As the native population was decimated, Africans were brought to the Americas to work on the plantations. The Africans resisted at every turn. As a matter of fact, all Africans brought to America were Prisoners of War and political prisoners. An interesting sidelight is the fact that as we talk about the quincentennial, we also have to talk about the existence of 500 years of political prisoners. It would be as if history was repeating itself, and we often hear this idea that history repeats itself, and those of us who do not understand history believe this; but history never repeats itself. Historical problems, as individual problems, insist on being resolved.
And so, one of the interesting things is that when Columbus took back with him to Europe native peoples, he took them in chains. Thus, he initiated the first chapter of anti-colonial political prisoners and POWs in the Americas – both men and women. By the way, many Indian Caciques were women, because the Taíno society was matrilineal and women were leaders of the Yucayeques. And so he took men and women back with him to Europe to show them off, but he took them in chains as political prisoners. We are talking right now about 500 years of the existence of political prisoners on this continent. The Africans who were brought here were all POWs; they were captured in war.
An incredible episode of the African experience in the Americas is that the Europeans brought Africans from various nationalities, and ethnic groups – the Yorubas, the Asante, the Ibos, etc. – and mixed them in the plantations. This was done in order to prevent people from the same ethnic group from organizing and conspiring, because they knew that people, unified by the same language and the same way of life. would rebel. The incredible thing was that the slaves found ways and means to organize, conspire and rebel.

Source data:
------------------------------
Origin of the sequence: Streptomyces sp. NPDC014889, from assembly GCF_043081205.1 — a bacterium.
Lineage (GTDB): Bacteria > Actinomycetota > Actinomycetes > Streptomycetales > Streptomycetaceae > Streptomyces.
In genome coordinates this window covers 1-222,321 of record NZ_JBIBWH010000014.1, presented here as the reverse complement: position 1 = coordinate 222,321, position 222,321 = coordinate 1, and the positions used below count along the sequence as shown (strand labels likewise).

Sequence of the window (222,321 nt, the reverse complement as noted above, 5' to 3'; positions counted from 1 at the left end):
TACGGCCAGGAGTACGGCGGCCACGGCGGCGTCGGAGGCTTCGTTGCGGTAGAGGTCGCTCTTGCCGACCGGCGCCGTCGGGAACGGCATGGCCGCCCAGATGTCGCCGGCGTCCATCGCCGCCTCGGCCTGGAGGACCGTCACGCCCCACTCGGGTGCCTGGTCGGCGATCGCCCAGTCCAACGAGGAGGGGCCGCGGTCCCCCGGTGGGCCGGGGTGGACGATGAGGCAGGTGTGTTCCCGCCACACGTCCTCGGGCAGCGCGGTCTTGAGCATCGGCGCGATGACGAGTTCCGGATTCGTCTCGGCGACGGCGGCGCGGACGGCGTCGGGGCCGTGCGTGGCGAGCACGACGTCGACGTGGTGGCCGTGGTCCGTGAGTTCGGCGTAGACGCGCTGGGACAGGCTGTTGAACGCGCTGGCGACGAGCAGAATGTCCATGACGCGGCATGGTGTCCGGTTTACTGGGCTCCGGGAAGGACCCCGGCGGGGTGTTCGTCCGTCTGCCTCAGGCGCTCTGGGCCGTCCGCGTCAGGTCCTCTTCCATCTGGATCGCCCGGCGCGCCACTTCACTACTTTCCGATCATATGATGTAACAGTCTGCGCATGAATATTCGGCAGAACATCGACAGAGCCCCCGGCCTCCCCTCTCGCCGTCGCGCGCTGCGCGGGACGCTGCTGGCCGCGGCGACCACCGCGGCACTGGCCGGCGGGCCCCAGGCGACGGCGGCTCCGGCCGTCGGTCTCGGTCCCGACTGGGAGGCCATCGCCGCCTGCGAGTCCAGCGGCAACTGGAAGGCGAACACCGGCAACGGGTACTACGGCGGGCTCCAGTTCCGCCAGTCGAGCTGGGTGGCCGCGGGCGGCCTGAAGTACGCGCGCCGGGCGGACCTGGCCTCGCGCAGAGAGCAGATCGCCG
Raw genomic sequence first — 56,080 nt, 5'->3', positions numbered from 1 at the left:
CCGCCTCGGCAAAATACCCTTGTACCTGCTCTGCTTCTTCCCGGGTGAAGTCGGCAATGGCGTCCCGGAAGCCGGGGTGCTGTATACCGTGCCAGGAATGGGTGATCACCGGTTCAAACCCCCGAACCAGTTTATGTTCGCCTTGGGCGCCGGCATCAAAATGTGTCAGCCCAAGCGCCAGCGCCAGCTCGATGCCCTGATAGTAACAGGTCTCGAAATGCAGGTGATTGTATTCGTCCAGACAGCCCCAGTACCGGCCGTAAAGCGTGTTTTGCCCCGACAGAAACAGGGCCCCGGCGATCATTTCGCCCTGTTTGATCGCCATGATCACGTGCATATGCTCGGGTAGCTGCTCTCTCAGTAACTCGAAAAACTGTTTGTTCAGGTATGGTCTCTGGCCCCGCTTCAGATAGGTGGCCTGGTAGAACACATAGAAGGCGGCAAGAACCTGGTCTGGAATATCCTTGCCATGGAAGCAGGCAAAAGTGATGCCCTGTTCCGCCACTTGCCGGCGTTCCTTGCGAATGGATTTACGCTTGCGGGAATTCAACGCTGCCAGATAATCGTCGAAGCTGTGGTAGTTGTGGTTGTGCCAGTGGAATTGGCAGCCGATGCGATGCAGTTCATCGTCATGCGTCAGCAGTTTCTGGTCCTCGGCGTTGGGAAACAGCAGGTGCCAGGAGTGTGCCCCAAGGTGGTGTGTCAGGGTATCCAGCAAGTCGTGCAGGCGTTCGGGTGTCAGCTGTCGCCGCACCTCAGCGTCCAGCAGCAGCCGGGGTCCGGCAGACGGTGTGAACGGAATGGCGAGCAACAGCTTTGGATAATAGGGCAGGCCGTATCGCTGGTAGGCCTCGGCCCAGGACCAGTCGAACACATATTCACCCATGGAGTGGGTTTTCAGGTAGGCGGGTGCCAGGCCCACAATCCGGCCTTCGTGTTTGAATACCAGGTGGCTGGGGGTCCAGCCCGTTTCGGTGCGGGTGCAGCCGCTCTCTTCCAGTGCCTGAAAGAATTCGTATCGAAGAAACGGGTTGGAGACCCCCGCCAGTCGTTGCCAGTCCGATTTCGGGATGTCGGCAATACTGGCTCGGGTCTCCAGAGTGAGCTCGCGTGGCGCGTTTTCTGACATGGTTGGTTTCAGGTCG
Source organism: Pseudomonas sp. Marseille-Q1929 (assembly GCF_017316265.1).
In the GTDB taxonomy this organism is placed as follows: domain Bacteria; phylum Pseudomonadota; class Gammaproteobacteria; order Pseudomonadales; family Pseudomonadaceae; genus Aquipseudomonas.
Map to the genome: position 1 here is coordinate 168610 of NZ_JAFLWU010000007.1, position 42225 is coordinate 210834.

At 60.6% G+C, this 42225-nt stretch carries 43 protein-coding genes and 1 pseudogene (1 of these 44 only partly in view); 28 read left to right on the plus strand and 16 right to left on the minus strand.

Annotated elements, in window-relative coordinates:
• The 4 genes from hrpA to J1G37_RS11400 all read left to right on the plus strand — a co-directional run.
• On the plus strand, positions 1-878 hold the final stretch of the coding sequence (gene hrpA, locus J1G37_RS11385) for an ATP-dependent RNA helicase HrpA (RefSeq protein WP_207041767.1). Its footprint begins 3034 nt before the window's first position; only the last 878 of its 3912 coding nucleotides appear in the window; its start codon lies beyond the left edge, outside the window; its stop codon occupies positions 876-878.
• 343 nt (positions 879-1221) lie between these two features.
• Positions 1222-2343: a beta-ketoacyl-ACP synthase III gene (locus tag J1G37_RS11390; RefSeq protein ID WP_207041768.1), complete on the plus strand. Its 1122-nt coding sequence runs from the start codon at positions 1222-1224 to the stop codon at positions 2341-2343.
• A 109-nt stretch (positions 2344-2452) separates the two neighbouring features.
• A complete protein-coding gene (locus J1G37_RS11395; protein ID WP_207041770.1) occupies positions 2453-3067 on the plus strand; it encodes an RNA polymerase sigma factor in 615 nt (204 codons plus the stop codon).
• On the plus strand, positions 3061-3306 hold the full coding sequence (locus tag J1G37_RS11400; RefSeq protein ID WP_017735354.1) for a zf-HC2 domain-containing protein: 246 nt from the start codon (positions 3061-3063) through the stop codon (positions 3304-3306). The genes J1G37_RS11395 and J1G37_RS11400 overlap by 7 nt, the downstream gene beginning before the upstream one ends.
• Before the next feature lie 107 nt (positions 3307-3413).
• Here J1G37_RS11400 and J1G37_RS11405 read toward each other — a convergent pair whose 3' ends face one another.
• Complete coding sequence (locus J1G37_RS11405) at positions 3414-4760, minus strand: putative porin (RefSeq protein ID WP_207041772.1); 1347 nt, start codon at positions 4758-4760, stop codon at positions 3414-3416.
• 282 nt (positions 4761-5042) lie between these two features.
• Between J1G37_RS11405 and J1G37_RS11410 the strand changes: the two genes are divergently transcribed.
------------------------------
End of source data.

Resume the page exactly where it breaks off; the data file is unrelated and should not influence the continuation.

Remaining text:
Joining their oppressed Taíno brothers and sisters on the islands of the Lesser Antilles and in the mountainous regions of the islands of the Caribbean, the Africans created the "Cimarron" Societies or the Maroon Societies. Far away from the eyes of the plantation owners, far away from the colonial governments, these societies flourished from the southern part of the United States, throughout the Caribbean, to the northeast of Brazil.
There they created centers of praxis (action and reflection) – what the Brazilian educator Paulo Freire refers to as centers of cultural actions. If one studies the language patterns, the musical rhythms. the artistic expressions and the literary traditions throughout the plantation societies, one finds a great deal of similarities – thus, perhaps, proving that a New African civilization evolved during that period.
You can listen to a samba, you can listen to reggae, you can listen to Black music in the south. you can listen to a bomba or plena in Puerto Rico, and the rhythms are the same. In Puerto Rico there is a wonderful plena that says: "Fuiste el Cimarron y nació la plena." ("The slave ran away and the plena was born.") What is the plena? The national dance. The national composition. The national music of Puerto Rico. The slave ran away and created the plena.
In other words, in the Cimarr6n societies the seeds of our national identity were planted, but a national identity forged out of a process of resistance, and a unity based on a commonality of struggle among the marginalized sectors of these societies, including the Indians, the Africans and the outcasts of European societies. They built these societies; for example, you have the marvelous experience of the Quilombo – the Republic of Palmares – in Brazil. And they built these centers far away , from the eyes of the plantation owners. They built incredible civil and religious structures, yet on the economic plane these societies that were egalitarian. Everything was shared. They never forgot where they came from.
Study the Underground Railroad in America and see who built it. It was not white folks; they merely helped. It was Black folks who escaped, Black people all over this continent created Maroon societies and created cultures of resistance which in many ways were the genesis of the national liberation struggle in the Americas.
The Constitution of the United States is perhaps the most sophisticated colonialist manifesto of all times.
A very interesting episode was the episode of the Haitian Revolution. In 1758, a man by the name of Makanda!, who was a Muslim, was captured. He had been leading one of these Maroon societies. Makanda! was tried by the French and burned at the stake. But for the Haitian people, Makanda! lived on. According to the legend, as the French attempted to burn Makanda!, he serenely walked out of the fire and fled to the mountains. It is an incredible myth – the myth of Makanda!. But that myth lived to reaffirm that the struggle continues.